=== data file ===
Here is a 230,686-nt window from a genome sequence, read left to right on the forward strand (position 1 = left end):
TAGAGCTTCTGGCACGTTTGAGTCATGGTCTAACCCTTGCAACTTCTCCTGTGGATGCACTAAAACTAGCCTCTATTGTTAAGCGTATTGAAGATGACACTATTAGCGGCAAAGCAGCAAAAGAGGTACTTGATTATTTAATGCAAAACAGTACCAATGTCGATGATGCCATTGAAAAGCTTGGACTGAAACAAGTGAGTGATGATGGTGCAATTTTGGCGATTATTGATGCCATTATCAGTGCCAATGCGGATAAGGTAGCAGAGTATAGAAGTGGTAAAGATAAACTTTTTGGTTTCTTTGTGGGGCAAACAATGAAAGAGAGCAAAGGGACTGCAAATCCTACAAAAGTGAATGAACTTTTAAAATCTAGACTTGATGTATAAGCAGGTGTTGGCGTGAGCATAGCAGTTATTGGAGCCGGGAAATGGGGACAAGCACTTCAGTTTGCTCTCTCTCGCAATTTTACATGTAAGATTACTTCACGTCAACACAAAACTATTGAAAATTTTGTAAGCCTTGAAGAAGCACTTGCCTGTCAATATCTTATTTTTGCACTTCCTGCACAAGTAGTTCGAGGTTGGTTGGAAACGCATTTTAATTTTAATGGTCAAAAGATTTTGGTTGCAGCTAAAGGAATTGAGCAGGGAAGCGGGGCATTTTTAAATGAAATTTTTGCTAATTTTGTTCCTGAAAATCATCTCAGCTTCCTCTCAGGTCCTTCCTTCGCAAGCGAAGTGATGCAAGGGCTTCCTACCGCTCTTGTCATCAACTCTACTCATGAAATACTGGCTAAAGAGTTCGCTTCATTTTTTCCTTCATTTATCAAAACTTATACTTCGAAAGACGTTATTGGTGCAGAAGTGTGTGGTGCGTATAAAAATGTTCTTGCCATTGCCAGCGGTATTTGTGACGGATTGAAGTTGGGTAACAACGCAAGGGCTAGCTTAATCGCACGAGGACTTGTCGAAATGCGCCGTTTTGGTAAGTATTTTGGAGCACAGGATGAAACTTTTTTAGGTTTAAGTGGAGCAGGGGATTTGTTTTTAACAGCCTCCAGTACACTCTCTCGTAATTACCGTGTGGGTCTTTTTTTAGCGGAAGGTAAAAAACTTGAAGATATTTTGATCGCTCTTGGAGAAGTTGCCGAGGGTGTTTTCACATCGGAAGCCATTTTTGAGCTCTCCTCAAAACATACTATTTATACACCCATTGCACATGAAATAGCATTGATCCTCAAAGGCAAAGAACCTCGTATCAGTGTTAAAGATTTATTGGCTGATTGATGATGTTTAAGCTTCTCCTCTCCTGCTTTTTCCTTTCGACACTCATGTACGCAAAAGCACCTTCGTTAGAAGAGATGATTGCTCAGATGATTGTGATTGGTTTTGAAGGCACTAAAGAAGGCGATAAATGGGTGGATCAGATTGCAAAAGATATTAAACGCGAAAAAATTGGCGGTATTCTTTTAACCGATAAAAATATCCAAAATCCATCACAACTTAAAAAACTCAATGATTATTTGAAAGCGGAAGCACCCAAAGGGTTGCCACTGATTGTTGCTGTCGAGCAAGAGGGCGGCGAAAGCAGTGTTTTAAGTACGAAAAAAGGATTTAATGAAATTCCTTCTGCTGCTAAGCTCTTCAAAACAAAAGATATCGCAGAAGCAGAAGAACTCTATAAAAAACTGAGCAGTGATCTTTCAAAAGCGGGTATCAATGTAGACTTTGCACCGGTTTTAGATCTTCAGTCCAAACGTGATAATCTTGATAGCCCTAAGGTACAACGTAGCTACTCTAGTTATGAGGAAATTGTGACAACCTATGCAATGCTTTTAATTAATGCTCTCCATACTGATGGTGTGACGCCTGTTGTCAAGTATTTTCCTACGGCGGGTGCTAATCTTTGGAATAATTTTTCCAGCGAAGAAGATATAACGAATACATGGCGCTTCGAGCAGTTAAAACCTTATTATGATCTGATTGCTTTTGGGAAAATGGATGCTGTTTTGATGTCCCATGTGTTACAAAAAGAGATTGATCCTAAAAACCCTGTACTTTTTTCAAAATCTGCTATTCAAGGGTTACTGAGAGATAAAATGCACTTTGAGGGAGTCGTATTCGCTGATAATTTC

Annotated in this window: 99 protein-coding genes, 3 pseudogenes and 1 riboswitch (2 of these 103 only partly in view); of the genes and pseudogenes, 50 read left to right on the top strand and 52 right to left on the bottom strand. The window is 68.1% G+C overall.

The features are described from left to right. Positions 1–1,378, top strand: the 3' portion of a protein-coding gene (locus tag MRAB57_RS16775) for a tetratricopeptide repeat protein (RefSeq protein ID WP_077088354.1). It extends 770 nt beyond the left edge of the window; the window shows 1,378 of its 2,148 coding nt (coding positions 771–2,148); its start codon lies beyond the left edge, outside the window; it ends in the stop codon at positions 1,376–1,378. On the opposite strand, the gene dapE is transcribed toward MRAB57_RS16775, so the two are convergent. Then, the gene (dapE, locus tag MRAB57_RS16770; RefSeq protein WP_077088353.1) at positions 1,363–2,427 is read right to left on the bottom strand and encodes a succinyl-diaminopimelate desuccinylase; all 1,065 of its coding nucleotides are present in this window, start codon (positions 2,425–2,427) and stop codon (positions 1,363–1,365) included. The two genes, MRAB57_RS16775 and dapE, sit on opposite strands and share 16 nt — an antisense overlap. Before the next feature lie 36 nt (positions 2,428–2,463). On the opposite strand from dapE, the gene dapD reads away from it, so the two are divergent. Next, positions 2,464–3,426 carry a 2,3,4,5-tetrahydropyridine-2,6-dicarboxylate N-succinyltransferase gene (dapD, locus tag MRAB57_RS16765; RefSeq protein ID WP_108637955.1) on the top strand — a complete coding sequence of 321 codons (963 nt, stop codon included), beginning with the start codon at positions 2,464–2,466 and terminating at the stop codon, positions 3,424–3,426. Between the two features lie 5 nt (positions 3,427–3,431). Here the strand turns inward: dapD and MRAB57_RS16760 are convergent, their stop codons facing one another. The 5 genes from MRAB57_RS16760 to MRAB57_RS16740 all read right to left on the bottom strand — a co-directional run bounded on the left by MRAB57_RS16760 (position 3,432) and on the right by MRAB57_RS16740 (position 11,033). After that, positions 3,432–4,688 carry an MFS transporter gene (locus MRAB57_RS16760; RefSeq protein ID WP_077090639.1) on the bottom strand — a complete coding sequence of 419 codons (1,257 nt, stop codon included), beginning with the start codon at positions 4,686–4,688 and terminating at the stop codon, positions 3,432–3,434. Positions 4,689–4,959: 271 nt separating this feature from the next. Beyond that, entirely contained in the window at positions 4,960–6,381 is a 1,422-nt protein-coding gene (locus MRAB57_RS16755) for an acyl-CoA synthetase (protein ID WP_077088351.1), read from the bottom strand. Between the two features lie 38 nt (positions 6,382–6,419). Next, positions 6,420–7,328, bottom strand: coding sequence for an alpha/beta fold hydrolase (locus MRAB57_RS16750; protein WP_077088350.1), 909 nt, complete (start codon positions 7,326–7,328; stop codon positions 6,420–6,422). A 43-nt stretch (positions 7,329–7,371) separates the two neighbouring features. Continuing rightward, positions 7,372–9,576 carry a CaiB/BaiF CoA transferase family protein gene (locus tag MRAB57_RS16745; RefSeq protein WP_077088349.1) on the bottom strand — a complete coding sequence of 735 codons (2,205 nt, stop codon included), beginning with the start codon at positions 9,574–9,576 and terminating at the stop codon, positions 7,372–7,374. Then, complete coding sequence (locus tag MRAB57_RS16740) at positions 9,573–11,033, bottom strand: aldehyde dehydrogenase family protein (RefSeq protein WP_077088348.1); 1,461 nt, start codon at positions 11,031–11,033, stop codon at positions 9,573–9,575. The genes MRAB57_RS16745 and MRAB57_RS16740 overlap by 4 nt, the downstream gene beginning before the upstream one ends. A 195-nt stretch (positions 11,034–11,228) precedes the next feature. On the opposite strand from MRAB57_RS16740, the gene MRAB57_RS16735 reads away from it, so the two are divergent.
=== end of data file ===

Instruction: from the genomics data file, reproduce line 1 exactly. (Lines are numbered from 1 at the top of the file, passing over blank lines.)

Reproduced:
Here is a 230,686-nt window from a genome sequence, read left to right on the forward strand (position 1 = left end):